Not Your Father’s Cisco
Cisco Systems is in the midst of a major transformation. The tech giant is making big moves that don’t necessarily involve new technologies or product launches.
Instead, Cisco is making headlines by pursuing a major business model transformation in favor of software and services, while shedding its legacy as primarily a hardware provider. Under the direction of Chairman and CEO Chuck Robbins, the company vowed to transition the majority of its portfolio to an Everything-as-a-Service model. Robbins made it clear that every Cisco product would be evaluated, and nothing would be off the table. To that end, Cisco in April unveiled Cisco Plus, a new sales motion that is delivering networking, security, compute, storage, applications and observability offerings as a service to customers through channel partners. Cisco partners are currently in trial with the first of those offerings, which is getting rave reviews from both the channel and end customers transforming their own IT infrastructures. At the same time, Cisco realized it had to make it easier to buy IT. With that in mind, the Cisco Enterprise Agreement (EA) 3.0 was introduced with great fanfare in November as a new way for customers to buy from Cisco’s five portfolios with one set of terms and conditions.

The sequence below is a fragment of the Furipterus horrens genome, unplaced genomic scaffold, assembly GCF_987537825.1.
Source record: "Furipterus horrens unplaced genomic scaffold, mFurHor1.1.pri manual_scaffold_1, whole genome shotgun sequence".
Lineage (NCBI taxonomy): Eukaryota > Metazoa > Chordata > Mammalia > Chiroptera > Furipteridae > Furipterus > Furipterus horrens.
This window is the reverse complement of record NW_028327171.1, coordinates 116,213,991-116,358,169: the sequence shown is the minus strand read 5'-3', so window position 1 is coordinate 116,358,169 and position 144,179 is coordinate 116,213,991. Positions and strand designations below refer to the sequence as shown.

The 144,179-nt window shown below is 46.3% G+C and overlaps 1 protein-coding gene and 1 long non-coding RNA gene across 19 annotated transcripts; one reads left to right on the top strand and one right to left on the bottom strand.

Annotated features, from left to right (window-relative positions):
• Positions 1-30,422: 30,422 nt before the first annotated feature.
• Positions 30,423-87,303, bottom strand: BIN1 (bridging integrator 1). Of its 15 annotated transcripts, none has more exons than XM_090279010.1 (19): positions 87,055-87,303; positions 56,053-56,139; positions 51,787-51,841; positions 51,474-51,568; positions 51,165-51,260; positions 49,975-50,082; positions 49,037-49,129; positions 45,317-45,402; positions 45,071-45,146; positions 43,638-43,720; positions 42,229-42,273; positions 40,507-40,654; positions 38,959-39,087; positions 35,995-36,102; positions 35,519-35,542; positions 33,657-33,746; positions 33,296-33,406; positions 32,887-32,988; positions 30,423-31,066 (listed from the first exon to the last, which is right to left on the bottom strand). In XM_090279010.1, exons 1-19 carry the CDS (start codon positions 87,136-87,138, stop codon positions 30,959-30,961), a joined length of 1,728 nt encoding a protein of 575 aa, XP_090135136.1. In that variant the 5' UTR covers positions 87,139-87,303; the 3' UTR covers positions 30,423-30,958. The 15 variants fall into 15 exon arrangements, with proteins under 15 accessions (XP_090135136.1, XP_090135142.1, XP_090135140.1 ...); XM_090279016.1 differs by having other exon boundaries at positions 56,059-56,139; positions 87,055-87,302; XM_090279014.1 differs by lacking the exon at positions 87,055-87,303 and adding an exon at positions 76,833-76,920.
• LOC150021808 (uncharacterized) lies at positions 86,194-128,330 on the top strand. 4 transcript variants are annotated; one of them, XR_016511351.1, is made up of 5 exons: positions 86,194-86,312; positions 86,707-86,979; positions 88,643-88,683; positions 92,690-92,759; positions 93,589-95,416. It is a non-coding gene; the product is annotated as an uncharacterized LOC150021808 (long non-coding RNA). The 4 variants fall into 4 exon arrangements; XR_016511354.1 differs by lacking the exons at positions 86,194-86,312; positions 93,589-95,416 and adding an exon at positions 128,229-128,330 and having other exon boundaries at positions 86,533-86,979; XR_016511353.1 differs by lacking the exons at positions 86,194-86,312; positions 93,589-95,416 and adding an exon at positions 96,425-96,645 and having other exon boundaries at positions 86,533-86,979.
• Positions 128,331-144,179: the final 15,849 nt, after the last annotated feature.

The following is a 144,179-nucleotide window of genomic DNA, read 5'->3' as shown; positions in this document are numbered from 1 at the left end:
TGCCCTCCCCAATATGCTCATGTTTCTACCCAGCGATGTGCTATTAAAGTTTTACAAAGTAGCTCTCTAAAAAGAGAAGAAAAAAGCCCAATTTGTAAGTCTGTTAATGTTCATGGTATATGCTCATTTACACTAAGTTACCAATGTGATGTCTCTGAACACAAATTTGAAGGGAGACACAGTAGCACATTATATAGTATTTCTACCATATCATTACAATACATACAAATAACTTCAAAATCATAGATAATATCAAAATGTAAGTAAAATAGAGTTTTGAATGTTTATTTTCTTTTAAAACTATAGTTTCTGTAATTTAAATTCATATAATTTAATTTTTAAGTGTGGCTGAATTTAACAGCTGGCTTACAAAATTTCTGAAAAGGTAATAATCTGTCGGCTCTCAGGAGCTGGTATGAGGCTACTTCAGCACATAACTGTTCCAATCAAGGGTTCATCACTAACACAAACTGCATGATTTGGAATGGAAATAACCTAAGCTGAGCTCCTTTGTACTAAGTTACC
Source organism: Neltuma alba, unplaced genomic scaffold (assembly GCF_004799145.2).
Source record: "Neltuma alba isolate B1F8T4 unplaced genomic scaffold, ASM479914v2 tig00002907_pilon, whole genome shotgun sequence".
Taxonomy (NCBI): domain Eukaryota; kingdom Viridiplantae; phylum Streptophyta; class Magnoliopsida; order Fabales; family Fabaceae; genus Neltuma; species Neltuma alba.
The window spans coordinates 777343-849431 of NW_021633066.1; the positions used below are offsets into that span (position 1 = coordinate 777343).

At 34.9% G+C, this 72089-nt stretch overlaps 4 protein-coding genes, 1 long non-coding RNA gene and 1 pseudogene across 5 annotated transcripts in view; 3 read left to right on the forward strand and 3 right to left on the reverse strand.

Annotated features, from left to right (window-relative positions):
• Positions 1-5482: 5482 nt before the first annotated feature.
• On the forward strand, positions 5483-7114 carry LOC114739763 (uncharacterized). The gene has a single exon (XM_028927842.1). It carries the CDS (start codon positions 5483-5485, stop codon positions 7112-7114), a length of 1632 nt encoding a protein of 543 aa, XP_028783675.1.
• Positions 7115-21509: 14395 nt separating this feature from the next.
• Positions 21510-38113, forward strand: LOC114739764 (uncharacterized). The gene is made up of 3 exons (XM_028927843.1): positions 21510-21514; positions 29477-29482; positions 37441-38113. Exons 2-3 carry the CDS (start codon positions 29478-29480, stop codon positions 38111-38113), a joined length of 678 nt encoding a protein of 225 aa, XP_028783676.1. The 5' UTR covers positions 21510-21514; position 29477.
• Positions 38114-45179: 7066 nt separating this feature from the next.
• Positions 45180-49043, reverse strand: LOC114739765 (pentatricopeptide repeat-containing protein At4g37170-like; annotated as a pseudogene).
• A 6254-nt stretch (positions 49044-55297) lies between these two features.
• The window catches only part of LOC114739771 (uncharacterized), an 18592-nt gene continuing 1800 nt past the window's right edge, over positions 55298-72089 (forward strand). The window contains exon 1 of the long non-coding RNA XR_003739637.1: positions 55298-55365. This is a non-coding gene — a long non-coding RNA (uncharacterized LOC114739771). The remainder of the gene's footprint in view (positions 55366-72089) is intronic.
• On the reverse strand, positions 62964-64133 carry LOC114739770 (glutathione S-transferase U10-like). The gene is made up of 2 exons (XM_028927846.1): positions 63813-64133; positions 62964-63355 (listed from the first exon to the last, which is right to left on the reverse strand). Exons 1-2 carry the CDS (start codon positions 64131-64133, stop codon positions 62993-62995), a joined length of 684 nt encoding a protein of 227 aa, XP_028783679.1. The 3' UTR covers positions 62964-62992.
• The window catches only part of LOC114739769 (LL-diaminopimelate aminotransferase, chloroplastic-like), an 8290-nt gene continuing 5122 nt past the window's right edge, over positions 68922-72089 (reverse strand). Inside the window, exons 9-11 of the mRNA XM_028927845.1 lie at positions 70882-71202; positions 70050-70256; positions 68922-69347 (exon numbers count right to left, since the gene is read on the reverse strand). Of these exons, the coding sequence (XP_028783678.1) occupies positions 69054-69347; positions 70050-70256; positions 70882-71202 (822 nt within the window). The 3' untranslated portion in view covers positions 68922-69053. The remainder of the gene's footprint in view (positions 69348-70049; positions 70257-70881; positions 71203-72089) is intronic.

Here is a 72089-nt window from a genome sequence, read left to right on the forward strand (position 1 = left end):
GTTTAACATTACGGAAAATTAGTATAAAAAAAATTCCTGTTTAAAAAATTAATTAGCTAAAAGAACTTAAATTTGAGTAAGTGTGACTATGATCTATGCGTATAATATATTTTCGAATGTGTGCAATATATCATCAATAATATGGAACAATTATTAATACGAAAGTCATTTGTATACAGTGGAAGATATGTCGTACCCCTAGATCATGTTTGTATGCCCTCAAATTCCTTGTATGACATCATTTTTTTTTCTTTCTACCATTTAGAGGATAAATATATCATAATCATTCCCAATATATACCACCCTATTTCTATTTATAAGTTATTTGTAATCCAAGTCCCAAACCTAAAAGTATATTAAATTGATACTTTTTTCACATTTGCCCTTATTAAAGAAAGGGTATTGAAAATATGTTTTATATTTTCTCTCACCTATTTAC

On the channel front, Cisco made good on its promise for big changes to its partner program structure and in April rolled out the most significant changes in more than a decade. The newly simplified partner program honors the distinct roles that partners are playing with their customers.
San Jose, Calif.-based Cisco made some leadership changes, too. Its executive leadership team saw promotions of two Cisco veterans, Fran Katsoudas and Liz Centoni. Maria Martinez was also raised up to the chief operating officer seat. The security business got a new leader, too: Shaila Shankar, who replaces Gee Rittenhouse as senior vice president and general manager of Cisco’s Security Business Group.
As if that wasn’t enough news, then came the acquisitions—five deals closed in 2021, in fact. To name a few, Cisco landed Contact-Center-as-a-Service provider IMImobile for $730 million to boost its flagship Webex platform and app monitoring specialist Epsagon for a reported $500 million.
Here are the 10 biggest Cisco news stories of the year.